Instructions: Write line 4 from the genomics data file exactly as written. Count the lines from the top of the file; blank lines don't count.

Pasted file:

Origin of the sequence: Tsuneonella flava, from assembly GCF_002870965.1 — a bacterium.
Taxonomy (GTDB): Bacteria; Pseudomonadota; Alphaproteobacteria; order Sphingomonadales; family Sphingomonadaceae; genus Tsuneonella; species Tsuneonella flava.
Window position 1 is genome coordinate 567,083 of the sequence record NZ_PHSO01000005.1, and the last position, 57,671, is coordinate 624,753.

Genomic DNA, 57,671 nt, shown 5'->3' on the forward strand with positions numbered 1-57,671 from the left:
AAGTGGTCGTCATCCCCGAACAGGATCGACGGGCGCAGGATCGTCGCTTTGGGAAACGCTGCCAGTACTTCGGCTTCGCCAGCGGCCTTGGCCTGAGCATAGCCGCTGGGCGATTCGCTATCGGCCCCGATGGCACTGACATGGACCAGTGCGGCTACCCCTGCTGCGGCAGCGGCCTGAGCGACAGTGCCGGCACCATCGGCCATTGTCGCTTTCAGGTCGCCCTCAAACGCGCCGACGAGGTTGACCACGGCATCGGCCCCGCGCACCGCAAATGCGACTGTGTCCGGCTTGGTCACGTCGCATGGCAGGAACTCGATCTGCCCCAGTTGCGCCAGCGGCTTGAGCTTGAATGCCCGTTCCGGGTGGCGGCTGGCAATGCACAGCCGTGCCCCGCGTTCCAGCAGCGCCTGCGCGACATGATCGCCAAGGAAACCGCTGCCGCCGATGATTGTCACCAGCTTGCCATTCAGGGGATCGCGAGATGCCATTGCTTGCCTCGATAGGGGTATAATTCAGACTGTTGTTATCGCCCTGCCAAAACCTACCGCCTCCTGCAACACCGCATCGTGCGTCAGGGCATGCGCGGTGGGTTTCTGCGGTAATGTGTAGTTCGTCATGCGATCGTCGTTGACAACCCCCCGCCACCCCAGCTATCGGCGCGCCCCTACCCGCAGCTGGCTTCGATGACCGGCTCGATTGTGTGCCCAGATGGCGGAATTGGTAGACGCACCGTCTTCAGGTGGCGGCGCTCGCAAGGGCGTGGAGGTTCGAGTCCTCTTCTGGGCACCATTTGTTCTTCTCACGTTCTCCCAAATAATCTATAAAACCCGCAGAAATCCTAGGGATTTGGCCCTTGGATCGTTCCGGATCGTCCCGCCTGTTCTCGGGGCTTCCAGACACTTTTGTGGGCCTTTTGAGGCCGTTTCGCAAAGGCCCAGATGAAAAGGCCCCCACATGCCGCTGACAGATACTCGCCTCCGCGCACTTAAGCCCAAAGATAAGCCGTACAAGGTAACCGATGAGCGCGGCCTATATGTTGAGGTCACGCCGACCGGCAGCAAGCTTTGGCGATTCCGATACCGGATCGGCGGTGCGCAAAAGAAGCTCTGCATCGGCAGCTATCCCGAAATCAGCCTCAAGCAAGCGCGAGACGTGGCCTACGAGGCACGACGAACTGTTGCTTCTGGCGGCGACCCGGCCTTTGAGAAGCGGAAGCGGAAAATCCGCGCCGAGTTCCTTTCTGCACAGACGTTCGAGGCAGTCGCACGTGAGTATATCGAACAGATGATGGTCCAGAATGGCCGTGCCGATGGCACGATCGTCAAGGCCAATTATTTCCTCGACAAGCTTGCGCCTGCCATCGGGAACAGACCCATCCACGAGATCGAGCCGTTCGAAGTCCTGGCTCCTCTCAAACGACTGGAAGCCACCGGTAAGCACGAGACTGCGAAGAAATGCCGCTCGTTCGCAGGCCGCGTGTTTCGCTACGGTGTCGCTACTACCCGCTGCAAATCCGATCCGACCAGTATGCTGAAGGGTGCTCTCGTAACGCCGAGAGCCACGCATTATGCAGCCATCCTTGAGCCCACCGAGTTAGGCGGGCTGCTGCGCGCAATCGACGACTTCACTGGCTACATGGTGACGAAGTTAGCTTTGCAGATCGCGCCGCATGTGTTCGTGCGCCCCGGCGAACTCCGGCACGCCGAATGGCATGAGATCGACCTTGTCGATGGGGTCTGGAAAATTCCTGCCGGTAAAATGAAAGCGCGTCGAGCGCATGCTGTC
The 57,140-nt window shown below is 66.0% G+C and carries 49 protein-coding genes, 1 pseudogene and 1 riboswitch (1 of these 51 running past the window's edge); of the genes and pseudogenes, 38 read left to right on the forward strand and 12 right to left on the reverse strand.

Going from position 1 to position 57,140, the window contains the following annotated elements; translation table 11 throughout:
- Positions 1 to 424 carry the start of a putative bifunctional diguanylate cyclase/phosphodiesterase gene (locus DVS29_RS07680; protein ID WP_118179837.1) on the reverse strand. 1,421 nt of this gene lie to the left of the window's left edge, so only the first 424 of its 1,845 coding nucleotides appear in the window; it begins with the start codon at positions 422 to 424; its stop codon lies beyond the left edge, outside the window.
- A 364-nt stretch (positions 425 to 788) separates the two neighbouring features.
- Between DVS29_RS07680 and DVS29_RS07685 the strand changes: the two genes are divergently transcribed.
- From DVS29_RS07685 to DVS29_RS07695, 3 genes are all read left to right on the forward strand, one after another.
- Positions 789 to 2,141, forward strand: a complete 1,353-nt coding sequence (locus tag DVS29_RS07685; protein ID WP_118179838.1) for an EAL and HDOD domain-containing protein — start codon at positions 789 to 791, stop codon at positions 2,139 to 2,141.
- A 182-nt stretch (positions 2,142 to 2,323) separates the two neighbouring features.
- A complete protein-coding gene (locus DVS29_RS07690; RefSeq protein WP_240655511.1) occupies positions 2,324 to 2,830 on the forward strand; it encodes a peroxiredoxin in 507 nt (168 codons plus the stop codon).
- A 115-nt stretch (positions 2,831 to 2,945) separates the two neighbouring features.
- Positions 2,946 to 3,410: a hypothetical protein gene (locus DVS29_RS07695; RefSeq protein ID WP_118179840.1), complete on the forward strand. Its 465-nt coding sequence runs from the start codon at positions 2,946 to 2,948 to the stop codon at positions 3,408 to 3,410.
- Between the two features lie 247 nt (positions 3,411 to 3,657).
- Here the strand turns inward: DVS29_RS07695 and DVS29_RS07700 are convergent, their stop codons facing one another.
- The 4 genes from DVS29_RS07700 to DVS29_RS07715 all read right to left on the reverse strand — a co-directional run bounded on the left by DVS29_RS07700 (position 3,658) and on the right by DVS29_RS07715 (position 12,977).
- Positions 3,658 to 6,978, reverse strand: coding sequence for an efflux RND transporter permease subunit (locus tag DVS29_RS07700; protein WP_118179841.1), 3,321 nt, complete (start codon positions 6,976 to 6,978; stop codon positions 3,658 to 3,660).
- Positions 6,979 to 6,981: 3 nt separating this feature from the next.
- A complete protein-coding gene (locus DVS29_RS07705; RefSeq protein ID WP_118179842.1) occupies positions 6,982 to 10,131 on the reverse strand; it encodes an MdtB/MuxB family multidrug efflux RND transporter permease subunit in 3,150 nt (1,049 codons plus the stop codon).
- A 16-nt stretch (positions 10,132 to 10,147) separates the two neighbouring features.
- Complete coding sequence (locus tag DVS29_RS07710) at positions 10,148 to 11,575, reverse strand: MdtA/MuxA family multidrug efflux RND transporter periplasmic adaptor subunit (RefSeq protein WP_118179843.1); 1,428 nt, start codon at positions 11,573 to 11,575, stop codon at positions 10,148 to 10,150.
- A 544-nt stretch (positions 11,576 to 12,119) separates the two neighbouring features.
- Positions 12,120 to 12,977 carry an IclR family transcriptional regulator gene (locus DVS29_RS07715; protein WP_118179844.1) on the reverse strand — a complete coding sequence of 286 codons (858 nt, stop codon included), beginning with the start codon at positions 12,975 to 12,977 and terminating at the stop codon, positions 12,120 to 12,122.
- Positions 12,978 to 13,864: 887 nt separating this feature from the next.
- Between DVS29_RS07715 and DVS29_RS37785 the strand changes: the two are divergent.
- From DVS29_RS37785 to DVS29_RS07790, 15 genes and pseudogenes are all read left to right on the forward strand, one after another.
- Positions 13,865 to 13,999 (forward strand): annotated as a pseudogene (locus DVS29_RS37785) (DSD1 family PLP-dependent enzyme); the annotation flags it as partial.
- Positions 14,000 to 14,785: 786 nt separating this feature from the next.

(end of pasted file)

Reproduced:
Genomic DNA, 57,671 nt, shown 5'->3' on the forward strand with positions numbered 1-57,671 from the left: